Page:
GRACE: To Leonard Padilla, bounty hunter who initially put up the bond to let the tot mom out of jail and later came off the bond, you`ve spent time in the home. You`ve spoken to all of the family. What do you think?

LEONARD PADILLA, BOUNTY HUNTER, HELPED LOOK FOR CAYLEE ANTHONY: Well, I don`t think that Cindy and George had any sinister ideas as to why they were in California. I think that was a coincidence. They claimed they were out here for a sighting. They also had to do the Larry king show.

As far as being around Casey while she was at the home, basically, we nicknamed her the cruise director. She was basically just in a separate parallel universe. She never had any thoughts. Never mentioned Caylee. Never shed a tear for Caylee, never brought up Caylee in conversations the whole nine or 10 days that we were there.

GRACE: Are you talking about the tot mom or Cindy Anthony?

PADILLA: Casey. I`m talking about Casey.


PADILLA: Cindy was always rather in a concerned mode. I think sometimes Cindy was concerned that things would get out of hand, in other words, something would happen that she didn`t know about and she`d get upset because somebody hadn`t brought it to her attention or somebody hadn`t checked with her and things of that nature.

I think one of the things that has entered lately and there`s a lot of gossip and rumor about it. I know that it should be brought up here. There was a Lifetime offer that has kind of been put on hold right now. Unless the Anthonys are able to get some kind of immunity, I don`t think Lifetime wants to go through with their deal.

GRACE: Of course, Lifetime is denying that.

PADILLA: Correct.

GRACE: To Sheryl McCollum, crime analyst and director of Cold Case Squad, Pine Lake P.D.

Sheryl, the Anthonys` attorney is requesting information from EquuSearch that also searched for the body.

What do you think?

SHERYL MCCOLLUM, CRIME ANALYST, DIR. OF COLD CASE SQUAT, PINE LAKE POLICE DEPT.: I think he wants to know maybe why Tim Miller was in a certain area, how he came to, you know, pinpoint where they were searching. But, you know, for Tim Miller, he`s done 5,000 searches. He had the pings from the cell phone.

He set a perimeter based on the house and where the car was found. It was a simple, you know, deduction on his part.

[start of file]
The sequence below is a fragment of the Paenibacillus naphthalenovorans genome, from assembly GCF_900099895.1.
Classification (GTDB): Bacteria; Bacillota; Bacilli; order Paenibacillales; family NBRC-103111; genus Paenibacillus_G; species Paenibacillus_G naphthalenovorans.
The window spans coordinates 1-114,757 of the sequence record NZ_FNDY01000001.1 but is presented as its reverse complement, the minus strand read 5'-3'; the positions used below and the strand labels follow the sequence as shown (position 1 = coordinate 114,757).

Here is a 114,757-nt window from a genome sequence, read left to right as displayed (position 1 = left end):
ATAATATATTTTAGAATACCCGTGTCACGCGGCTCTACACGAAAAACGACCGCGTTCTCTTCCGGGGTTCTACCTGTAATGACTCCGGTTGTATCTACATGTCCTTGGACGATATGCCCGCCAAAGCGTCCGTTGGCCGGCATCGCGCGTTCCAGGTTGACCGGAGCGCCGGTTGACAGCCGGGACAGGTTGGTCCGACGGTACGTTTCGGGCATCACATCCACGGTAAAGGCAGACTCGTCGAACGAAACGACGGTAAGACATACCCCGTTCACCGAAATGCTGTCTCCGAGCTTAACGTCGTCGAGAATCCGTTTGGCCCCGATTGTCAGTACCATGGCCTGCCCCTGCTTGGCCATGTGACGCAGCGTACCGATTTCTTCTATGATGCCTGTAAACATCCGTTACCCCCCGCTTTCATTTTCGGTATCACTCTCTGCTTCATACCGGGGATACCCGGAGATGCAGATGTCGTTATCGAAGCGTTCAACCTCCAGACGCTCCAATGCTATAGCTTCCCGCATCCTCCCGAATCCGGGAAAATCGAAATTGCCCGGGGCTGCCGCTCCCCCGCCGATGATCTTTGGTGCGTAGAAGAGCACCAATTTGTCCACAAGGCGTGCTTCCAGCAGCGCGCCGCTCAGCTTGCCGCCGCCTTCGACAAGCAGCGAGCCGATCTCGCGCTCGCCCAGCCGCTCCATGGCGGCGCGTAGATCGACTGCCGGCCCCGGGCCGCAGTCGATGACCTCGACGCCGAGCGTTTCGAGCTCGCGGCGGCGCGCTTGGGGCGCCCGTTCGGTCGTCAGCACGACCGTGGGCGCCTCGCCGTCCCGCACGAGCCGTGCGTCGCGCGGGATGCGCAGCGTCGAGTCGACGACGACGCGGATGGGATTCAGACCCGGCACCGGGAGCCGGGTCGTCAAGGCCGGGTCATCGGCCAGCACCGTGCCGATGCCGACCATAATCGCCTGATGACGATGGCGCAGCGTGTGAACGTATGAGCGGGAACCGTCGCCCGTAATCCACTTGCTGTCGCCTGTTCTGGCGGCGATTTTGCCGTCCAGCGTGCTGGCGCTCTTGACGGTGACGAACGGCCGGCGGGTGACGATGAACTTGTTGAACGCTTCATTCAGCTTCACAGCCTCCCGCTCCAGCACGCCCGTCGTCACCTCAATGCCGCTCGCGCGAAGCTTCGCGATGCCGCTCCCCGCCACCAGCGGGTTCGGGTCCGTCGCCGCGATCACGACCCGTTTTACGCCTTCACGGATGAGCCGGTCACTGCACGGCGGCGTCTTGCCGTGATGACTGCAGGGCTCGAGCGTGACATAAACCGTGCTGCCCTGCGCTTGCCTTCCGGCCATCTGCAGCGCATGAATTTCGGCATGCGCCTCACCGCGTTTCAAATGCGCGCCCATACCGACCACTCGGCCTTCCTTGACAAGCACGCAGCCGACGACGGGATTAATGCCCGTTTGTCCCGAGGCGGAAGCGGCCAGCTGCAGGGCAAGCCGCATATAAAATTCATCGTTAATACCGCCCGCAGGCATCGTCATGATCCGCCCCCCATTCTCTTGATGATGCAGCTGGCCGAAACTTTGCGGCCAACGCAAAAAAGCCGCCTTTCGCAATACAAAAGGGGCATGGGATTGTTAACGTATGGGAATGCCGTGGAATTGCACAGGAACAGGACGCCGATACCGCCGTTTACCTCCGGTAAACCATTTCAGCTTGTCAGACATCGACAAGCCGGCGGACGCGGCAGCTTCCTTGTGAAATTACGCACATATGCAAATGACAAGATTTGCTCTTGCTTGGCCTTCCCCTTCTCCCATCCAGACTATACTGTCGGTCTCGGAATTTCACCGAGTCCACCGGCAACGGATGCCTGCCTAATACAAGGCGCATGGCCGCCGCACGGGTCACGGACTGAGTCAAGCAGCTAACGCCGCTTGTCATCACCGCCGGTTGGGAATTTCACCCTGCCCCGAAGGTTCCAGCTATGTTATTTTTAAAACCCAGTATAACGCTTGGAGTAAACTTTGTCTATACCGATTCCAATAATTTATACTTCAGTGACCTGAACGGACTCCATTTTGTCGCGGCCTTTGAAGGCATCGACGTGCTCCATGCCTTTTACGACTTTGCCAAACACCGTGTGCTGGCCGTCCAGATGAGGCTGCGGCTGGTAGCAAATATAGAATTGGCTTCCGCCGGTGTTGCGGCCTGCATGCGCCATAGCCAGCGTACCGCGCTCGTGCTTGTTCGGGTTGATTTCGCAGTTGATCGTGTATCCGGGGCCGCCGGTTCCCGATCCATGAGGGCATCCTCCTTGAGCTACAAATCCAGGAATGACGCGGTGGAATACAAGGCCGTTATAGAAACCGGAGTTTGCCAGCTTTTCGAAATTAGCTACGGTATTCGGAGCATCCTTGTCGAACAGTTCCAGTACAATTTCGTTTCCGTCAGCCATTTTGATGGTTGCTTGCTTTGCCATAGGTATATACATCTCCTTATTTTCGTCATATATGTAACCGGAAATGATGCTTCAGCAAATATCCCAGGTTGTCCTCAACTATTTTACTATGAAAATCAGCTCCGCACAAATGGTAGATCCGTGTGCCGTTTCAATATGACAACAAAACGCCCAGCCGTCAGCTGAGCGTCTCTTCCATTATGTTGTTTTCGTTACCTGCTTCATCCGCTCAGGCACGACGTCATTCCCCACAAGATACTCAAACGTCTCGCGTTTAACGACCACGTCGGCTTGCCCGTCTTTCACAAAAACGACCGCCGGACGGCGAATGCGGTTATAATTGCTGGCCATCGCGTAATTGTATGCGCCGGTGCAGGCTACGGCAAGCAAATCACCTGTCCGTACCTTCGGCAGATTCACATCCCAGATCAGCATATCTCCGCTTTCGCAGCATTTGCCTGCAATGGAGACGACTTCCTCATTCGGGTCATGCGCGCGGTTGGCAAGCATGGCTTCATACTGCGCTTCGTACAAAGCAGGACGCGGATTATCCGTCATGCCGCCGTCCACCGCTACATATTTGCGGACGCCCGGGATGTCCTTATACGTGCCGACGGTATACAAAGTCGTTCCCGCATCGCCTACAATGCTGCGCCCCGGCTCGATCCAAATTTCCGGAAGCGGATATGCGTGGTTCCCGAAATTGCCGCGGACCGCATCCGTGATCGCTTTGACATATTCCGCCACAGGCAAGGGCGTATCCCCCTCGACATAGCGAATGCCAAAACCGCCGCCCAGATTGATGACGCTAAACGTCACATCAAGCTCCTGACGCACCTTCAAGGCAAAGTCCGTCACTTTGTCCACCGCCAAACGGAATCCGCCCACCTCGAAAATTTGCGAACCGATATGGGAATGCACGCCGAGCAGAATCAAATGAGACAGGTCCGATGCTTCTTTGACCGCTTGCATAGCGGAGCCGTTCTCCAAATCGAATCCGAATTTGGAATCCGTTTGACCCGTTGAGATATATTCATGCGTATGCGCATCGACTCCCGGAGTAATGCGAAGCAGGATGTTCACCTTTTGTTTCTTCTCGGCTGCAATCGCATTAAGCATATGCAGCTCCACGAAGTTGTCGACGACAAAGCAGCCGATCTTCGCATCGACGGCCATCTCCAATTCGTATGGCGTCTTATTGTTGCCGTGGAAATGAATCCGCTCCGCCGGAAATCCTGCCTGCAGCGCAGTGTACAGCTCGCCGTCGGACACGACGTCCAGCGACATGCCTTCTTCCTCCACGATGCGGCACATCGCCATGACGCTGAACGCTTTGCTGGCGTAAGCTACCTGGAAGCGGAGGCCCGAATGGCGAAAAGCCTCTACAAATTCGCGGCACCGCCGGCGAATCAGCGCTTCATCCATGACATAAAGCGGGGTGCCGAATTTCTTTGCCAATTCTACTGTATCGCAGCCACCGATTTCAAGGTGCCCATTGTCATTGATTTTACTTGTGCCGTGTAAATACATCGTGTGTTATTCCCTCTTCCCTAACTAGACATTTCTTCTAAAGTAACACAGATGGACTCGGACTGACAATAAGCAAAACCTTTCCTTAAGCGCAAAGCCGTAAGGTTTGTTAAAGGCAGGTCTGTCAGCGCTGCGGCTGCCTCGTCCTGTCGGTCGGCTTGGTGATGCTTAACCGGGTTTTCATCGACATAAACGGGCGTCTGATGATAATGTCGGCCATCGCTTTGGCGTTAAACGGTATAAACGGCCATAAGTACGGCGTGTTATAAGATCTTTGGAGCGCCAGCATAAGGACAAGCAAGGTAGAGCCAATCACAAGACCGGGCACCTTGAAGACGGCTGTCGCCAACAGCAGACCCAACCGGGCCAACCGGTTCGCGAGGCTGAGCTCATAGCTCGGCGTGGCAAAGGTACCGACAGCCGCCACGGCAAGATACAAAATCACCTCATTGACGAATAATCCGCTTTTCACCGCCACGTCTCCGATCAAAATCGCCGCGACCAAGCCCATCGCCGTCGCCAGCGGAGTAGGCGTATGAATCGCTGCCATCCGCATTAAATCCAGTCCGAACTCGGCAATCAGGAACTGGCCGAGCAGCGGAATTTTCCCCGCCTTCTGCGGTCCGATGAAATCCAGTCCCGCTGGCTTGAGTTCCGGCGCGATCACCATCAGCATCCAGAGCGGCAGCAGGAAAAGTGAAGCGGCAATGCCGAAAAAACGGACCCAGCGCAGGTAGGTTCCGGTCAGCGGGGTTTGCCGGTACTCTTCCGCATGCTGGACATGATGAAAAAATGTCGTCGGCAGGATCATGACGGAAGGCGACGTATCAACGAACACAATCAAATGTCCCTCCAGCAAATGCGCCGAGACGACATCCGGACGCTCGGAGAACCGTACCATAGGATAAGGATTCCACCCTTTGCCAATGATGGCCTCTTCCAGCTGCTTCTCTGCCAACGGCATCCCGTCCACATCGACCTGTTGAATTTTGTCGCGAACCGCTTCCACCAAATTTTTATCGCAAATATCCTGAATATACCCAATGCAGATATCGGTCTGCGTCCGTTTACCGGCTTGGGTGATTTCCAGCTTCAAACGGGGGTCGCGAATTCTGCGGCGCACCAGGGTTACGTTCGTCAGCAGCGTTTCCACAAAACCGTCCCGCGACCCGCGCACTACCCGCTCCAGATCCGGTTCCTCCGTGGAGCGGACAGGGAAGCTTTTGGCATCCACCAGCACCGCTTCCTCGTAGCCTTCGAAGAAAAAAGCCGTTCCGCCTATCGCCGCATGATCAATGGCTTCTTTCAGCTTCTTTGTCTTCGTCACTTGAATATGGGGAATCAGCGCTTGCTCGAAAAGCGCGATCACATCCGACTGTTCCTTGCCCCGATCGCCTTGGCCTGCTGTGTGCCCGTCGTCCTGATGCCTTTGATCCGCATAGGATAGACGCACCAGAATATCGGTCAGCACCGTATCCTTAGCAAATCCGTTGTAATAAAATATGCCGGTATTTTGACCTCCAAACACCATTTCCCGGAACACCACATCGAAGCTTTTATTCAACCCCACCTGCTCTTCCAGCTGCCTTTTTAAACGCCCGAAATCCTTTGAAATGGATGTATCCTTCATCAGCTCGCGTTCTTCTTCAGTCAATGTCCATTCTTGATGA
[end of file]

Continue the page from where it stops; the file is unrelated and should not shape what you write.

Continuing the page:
GRACE: And also, let me ask you this, the state is very concerned that images of little Caylee`s remains are going to be leaked.


GRACE: But anybody from the guy that does the xeroxing to the messenger person to a clerk in the courthouse, anybody can leak these photos.

MCCOLLUM: Anybody can leak them. And one point that he made today was -- he -- you know, found it insulting that it would come at him, but the ME and the FBI and the state, they`re in the same boat.

They don`t want these pictures out because they don`t want to have anything backfire against the case they`re building against this mother.

GRACE: Joining us right now is John Lucich, former investigator and author of "Cyber Lies.` How do you set up a secure Web site? I mean, you can`t -- because somebody has even hacked into the FBI and the CIA computer database before.

So how do you get a secure Web site so these images of little Caylee don`t show up at the supermarket counter?

JOHN LUCICH, INVESTIGATOR, AUTHOR OF "CYBER LIES": Look, right from the beginning, you know, computer security 101, online and security is an oxymoron. It can`t happen and you just mentioned a lot of reasons.

When you put something online you create the risks and the only thing you have left to do at that point is to mitigate the risks -- and mitigate threats by lowering that risk. So here`s what you need to do. You need to put that server -- and they`re talking about a database, they actually have to have a secure serve sitting behind the fire wall and then once you get into that secure network, it`s got to be supplemented with like an RSA token for two factors (INAUDIBLE).

On top of that you need intrusion detection systems that are actually interactive so it can shut down ports in case somebody starts to hack.



UNIDENTIFIED MALE: The attorney for George and Cindy Anthony said the couple could not finalize memorial service and funeral dates for Caylee until Baez and his defense team have completed their second autopsy.

DREW PETRIMOULX, REPORTER, WDBO RADIO: We learned now that that second autopsy that we`ve been waiting for happened -- actually happened about five days ago.

DR. HENRY LEE, FORENSIC SCIENTIST TOT MOM DEFENSE EXPERT: We have to look at our original autopsy, photo x-ray to compare.

GRACE: But, Dr. Henry Lee, to compare x-rays does not require that this child`s skeleton sit in a cardboard box in a funeral home.

DR. MICHAEL ARNALL, BOARD CERTIFIED FORENSIC PATHOLOGIST: The person who does the second autopsy should take small samples so they can do their own tests. But after those samples are taken, I don`t -- I don`t know of a reasonable reason to hold up the burial.